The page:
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Three Ways to Distribute Business Assets During Divorce in Andover

In the state of Massachusetts, the assets and liabilities that a divorcing couple owns are divided into two parts, including their business. A judge will decide the distribution of the business between the two. Dividing some properties is easier than others, including a marital home. If you are going through the divorce process, you need the assistance of an Andover divorce attorney to ensure you get a fair share of your business assets. When dividing business assets, the following are your options:

Buy-Out

With this method, one spouse purchases the business interest of the other spouse. This works if one of you has enough cash to make the purchase. Often, the buying spouse will transfer the amount owed to the other spouse. But, in some instances, the buy-out can be structured to occur gradually. Such an arrangement can relieve significant financial pressure; however, it requires your business to be profitable. Also, it requires one spouse to trust the other to operate their business in good faith.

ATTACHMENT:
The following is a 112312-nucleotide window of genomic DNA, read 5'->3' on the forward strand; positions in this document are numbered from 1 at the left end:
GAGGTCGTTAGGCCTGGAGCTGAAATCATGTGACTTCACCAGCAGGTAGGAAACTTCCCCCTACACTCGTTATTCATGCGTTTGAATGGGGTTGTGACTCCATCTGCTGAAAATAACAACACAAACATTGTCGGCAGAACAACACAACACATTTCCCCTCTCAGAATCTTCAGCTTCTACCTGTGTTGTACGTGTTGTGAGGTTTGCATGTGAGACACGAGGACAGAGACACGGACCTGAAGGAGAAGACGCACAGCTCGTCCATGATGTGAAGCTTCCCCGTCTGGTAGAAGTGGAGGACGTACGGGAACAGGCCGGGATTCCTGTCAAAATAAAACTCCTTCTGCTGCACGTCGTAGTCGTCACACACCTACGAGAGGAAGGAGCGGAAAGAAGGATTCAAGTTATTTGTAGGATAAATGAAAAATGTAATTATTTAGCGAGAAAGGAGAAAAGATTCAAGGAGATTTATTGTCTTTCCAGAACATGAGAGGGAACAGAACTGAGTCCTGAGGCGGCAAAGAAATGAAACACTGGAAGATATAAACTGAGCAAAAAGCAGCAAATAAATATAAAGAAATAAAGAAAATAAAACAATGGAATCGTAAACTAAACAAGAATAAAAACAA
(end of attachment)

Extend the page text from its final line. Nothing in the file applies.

Co-Ownership

With this distribution option, you and your spouse will still jointly own the business following the divorce. Another way to make this arrangement work is to allow one spouse to run the business while the other gets payments from the proceeds of the business to satisfy the latter’s share of the business assets. But, this can be risky if the business becomes unprofitable. Unfortunately, co-ownership does not always work for divorcing couples since they may not have a productive relationship after their marriage has been dissolved. 

Business Sale

You and your spouse can also consider selling the business and splitting the proceeds. You can also use this method for distributing other kinds of property. For example, you both can agree to sell the marital house and divided the proceeds. But, this can present challenges when the business is not profitable. It can be hard to find a buyer.  In addition, selling the business may not be an option if you both do not agree on the value of your business. And if one spouse is still contributing to the business, a sale may be hard to propose. Lastly, market fluctuations can significantly affect the value of the business. Selling it during an economic downturn may not give you and your spouse the greatest payout. So, it could be best to continue to co-own and operate the business until there is an improvement in its marketability. 

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